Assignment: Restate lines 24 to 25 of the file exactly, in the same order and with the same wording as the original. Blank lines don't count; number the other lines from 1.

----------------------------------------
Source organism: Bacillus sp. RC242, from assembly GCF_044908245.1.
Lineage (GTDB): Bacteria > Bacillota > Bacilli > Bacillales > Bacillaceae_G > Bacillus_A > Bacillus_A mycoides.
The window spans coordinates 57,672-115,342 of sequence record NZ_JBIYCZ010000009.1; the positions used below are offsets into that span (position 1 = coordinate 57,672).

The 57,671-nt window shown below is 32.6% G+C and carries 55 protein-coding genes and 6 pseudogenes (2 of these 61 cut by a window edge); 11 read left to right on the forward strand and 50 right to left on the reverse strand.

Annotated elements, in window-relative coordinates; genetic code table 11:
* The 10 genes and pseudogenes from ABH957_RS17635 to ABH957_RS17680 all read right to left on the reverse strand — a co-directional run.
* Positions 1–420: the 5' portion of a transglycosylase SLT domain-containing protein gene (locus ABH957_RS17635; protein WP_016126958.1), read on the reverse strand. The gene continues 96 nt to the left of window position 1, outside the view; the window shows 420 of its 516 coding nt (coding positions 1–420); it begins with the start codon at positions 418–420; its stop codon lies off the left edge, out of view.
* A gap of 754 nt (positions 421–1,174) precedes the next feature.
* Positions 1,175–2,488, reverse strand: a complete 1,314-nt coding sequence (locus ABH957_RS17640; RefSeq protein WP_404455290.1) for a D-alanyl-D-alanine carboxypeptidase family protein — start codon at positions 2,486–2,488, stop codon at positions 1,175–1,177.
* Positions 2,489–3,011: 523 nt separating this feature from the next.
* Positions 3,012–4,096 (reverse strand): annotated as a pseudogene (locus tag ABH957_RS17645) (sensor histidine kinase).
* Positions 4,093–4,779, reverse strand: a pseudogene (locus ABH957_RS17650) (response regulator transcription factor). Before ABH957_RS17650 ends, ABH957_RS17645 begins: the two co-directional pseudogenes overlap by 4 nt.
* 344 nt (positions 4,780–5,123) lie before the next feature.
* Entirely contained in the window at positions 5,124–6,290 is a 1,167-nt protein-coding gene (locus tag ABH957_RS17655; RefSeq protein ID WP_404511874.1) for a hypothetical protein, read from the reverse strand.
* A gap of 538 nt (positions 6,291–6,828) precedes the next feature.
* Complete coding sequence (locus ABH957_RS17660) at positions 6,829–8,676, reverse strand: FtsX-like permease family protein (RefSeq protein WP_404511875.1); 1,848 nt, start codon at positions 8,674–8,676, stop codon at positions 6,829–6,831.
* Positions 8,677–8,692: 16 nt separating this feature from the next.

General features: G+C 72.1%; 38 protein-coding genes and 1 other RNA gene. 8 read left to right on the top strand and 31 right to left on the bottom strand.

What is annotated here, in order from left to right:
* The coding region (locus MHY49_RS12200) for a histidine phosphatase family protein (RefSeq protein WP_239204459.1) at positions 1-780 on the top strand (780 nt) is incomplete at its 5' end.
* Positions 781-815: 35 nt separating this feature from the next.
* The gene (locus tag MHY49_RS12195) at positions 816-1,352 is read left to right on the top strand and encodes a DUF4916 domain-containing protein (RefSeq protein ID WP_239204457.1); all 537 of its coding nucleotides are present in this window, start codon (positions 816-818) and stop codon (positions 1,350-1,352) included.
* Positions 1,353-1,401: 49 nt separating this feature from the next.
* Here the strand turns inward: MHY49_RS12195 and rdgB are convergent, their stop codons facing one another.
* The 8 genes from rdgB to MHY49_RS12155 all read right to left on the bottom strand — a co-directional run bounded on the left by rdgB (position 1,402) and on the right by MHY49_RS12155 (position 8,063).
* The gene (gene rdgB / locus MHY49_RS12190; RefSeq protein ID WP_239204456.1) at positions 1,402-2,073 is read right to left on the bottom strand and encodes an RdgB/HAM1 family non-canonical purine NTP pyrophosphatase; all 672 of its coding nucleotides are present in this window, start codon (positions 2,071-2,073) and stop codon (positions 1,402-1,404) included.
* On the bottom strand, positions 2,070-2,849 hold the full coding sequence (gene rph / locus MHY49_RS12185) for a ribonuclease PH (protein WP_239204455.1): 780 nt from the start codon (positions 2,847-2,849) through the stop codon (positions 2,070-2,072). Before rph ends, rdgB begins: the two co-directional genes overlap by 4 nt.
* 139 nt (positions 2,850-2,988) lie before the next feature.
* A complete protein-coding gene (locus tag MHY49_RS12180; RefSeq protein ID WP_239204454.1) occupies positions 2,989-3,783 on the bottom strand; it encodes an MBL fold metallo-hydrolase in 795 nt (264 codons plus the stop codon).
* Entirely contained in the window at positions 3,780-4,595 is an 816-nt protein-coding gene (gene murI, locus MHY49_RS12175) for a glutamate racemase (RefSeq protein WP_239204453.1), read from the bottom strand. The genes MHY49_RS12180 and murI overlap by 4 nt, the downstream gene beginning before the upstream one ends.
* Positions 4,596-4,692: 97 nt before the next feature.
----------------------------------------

* Here the strand turns inward: MHY49_RS12195 and rdgB are convergent, their stop codons facing one another.
* The 8 genes from rdgB to MHY49_RS12155 all read right to left on the bottom strand — a co-directional run bounded on the left by rdgB (position 1,402) and on the right by MHY49_RS12155 (position 8,063).